Long long ago (which in this digital age means a few decades prior to now) people used to eat chicken for fancy Sunday suppers. After a day at church, the family would gather around the dinner table. Bobby, with his favorite baseball cap set next to his dish, and Sue, with hair in pigtails, claimed the drumsticks. Meanwhile Mother in her apron and Father in a button-down shirt had their fill of the breasts or thighs. After dinner, Ma would collect the remainder of the chicken -- carcass, drippings and all -- so she could make a nice soup or meat pie later in the week. Doesn’t that sound homey, and well... quaint?
Well, in the modern-day equivalent of this scenario, this is my house on a Sunday (although insert a morning reading the New York Times instead of church, bickering kids who roll their eyes at their parents for the mild-tempered Bobby and Sue, and jeans with t-shirts and sweaters for the clothes. Oh, and toss in a crazy dog and a messy house). I've also been known to make a whole chicken on a Tuesday or Thursday (or, as you've probably picked up by now, any day of the week). So although my version of this American tale is a little different, the premise remains the same: I bake a whole chicken for one dinner, and then wrap up everything (and I mean everything) that is left for another meal (or two) later in the week.
Although my method for cooking chicken was once de rigueur in America, it now seems old fashioned. Chicken, however, is more popular than ever. According to the USDA, "Chicken consumption more than doubled between 1970 and 2004, from 27.4 pounds per person to 59.2 pounds." Yet during this time of increased chicken eating, the tradition of baking a whole bird for a family dinner has almost disappeared.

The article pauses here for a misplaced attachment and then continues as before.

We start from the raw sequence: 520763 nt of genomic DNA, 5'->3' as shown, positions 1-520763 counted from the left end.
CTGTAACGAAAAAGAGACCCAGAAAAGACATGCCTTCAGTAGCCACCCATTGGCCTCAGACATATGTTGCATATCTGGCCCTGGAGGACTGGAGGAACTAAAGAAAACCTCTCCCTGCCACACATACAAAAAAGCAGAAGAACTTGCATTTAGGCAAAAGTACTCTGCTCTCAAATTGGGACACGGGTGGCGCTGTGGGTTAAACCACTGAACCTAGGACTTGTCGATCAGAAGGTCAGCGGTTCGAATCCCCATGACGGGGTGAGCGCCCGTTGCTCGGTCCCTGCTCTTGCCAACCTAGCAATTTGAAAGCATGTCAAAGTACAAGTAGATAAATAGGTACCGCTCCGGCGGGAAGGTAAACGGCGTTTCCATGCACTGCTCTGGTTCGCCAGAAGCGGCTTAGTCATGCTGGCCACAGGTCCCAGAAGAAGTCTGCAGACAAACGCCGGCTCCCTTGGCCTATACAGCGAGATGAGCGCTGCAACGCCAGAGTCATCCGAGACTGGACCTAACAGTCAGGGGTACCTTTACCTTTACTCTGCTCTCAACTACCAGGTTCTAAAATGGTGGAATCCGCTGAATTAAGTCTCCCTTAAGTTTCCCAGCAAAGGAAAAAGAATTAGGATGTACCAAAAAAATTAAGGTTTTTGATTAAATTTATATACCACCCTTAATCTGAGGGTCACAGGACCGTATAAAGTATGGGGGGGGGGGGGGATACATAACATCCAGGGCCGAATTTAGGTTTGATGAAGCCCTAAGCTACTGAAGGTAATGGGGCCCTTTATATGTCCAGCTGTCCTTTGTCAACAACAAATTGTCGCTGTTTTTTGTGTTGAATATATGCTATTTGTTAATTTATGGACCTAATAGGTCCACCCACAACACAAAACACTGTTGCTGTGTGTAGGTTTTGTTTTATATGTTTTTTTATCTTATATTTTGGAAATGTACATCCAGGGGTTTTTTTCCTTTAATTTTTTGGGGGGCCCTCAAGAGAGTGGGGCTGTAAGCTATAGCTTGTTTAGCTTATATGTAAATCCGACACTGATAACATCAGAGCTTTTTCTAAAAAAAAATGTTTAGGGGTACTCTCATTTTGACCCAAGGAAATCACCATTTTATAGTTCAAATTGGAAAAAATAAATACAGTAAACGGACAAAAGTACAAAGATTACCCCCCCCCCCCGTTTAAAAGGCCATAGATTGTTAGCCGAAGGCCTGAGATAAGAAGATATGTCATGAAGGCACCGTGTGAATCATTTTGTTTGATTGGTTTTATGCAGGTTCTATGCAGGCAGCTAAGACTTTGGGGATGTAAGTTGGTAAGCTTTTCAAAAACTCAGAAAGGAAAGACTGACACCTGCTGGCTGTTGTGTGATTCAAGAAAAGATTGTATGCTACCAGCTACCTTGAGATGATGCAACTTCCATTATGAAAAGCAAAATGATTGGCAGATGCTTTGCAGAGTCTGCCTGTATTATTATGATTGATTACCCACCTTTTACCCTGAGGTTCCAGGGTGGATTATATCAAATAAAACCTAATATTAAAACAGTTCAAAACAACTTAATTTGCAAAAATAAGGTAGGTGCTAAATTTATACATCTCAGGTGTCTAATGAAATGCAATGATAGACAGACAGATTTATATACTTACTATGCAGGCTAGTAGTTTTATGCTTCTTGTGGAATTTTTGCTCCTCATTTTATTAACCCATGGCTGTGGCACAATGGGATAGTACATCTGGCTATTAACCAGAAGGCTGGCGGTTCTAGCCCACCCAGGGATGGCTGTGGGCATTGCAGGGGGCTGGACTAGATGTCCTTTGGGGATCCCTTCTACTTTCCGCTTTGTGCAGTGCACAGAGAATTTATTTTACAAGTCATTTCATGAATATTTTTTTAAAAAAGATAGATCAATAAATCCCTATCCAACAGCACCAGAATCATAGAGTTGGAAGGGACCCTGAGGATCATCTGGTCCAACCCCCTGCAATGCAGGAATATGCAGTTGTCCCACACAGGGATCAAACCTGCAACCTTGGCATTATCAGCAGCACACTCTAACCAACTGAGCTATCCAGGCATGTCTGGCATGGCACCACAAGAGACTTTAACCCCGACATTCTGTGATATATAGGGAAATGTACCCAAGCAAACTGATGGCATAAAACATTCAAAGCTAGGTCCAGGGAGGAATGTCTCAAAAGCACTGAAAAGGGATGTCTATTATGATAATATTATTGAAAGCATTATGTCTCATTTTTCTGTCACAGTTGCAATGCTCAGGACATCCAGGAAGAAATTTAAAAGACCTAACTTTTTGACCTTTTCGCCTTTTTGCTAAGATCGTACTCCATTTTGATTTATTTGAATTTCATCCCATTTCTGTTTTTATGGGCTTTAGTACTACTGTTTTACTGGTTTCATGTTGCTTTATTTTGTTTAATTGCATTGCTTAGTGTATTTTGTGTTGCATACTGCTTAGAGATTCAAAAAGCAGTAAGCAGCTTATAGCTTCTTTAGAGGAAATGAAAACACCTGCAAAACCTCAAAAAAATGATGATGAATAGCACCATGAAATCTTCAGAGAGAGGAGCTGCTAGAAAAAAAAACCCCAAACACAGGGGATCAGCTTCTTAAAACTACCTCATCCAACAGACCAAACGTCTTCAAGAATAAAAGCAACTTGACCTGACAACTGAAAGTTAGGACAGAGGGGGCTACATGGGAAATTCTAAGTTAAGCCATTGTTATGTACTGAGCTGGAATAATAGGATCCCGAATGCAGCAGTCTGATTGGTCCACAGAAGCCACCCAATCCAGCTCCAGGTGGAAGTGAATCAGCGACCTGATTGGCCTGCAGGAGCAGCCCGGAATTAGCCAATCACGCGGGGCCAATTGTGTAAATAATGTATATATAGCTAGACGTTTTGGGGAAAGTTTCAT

Most poultry eaters these days simply pick up a package of boneless, skinless chicken breasts at the grocery store (and that’s only if they're actually cooking dinner instead of picking up take-out). They think that not having to deal with those bones makes cooking easier (a notion I will argue in a second). Plus most people are also more interested in the breasts because they have less fat than those delicious thighs and legs. But if you're cooking from scratch (that is, not purchasing something pre-cooked with a ton of fat, salt and starches added to it) one leg or thigh will not clog your arteries or make you fat, especially if you eat it with a large serving of vegetables. According to the Daily Plate (a food calorie site), a thigh has 237 calories, while a grilled skinless breast has 120 calories; sure the calorie count is almost double, but 237 calories for a main part of your dinner is quite good when you consider that a chicken burrito has 334 calories in it. Also, if you eat that chicken breast lightly breaded and fried (as many people will), you jump up to 247 calories with 133 fat calories (the baked thigh has only 12 fat calories). That thigh is no longer looking so fattening, is it?